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O.C. Sights

When It's Time to Say R.I.P. Rover; Farewell, Fluffy; Bye-Bye Birdie

October 12, 2000|CHRIS CEBALLOS

It is probably the most consistently decorated cemetery in Orange County.

Wedged between a Carl's Jr. and an Albertson's, the 3.5-acre Sea Breeze Pet Cemetery in Huntington Beach is the final resting place for about 38,000 animals.

Most are cats and dogs. But there are also rabbits, birds, turtles, chimpanzees, and even fish and salamanders.

John Wayne's German shepherd is buried there, along with Karen Carpenter's dogs and Jose Feliciano's goat. There's even a rare South American terabarber, which general manager Terri Stiles describes as a cross between an anteater and weasel.

A large number of service animals, mainly police dogs, are buried at Sea Breeze. A monument to Old Sarge, a bomb-sniffing dog credited with saving the lives of many U.S. Marines in World War II, is one of the only above-ground monuments in the cemetery.

"We do have a lot of K9 service pets, and for the most part they're cremated and their ashes are scattered in our gardens," Stiles said. "It's really an awesome sight to see one of those burials. . . . [Officers] come from all over California, sometimes from Nevada and Arizona, and with their dogs."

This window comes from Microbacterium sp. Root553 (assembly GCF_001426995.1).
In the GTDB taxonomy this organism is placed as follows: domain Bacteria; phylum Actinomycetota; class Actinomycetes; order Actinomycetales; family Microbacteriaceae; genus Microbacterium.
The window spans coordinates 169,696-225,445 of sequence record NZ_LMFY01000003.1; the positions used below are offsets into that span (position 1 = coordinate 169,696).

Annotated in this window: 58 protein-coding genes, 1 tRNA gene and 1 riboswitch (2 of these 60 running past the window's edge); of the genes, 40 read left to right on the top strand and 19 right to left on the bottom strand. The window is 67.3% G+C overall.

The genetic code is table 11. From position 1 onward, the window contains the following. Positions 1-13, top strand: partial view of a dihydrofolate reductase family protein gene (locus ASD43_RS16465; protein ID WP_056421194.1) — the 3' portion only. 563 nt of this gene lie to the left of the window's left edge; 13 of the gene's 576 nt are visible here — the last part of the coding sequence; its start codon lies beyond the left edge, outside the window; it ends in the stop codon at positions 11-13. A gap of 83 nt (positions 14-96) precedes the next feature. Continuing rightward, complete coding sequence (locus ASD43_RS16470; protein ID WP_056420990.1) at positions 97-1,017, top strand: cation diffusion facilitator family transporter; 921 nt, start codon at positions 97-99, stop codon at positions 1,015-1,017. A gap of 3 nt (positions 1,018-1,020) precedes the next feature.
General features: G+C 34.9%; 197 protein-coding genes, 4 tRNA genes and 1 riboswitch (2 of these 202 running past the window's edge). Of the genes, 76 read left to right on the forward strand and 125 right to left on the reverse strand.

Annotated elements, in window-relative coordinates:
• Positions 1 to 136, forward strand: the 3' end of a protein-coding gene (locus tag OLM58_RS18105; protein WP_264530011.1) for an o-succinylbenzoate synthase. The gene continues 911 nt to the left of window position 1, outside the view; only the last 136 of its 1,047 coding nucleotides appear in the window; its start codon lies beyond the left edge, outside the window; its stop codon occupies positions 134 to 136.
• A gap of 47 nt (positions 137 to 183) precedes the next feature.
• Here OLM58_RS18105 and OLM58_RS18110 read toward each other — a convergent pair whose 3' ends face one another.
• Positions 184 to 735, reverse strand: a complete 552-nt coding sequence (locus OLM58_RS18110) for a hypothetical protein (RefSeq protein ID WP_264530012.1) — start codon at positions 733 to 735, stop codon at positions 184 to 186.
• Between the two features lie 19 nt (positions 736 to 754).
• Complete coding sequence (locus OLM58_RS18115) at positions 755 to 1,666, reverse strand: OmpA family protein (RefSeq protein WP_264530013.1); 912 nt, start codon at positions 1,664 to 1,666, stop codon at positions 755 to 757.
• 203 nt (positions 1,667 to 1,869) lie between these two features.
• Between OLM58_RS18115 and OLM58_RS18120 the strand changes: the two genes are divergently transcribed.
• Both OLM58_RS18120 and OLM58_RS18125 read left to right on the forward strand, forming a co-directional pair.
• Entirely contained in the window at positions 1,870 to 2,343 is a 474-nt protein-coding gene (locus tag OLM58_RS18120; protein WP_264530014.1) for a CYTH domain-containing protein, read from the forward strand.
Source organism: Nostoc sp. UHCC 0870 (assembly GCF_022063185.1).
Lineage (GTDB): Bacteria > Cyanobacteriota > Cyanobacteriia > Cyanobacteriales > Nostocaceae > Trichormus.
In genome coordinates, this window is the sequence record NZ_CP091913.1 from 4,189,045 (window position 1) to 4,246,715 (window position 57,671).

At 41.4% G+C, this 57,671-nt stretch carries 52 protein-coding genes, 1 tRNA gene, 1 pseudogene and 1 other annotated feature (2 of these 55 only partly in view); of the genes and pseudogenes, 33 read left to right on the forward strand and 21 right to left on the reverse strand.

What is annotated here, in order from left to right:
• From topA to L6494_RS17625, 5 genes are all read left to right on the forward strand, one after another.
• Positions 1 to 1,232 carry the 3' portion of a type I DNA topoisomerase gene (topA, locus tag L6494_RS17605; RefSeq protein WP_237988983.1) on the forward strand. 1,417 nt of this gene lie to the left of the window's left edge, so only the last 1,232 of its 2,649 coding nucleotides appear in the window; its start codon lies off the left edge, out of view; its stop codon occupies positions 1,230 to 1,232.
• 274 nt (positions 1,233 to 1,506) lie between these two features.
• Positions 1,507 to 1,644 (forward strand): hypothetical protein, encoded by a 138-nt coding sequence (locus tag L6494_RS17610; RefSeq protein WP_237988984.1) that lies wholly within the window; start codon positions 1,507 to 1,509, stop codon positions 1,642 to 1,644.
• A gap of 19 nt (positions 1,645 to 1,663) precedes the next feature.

Having been asked the question many times, Stiles thinks she has a pretty good explanation for why people are so devoted to their deceased pets. "We've come to the conclusion that when a person buries a human, they have to," she says. "But with a pet, they don't have to do anything. The pets here are buried out of the love of the owner, not a sense of obligation to do something."

Stiles says it isn't unusual to have former owners visit Sea Breeze more than the grave sites of relatives.

"It's one of those things that with a pet, all they give you is love," she said. "There's a bond that a lot of times humans can't make between each other."

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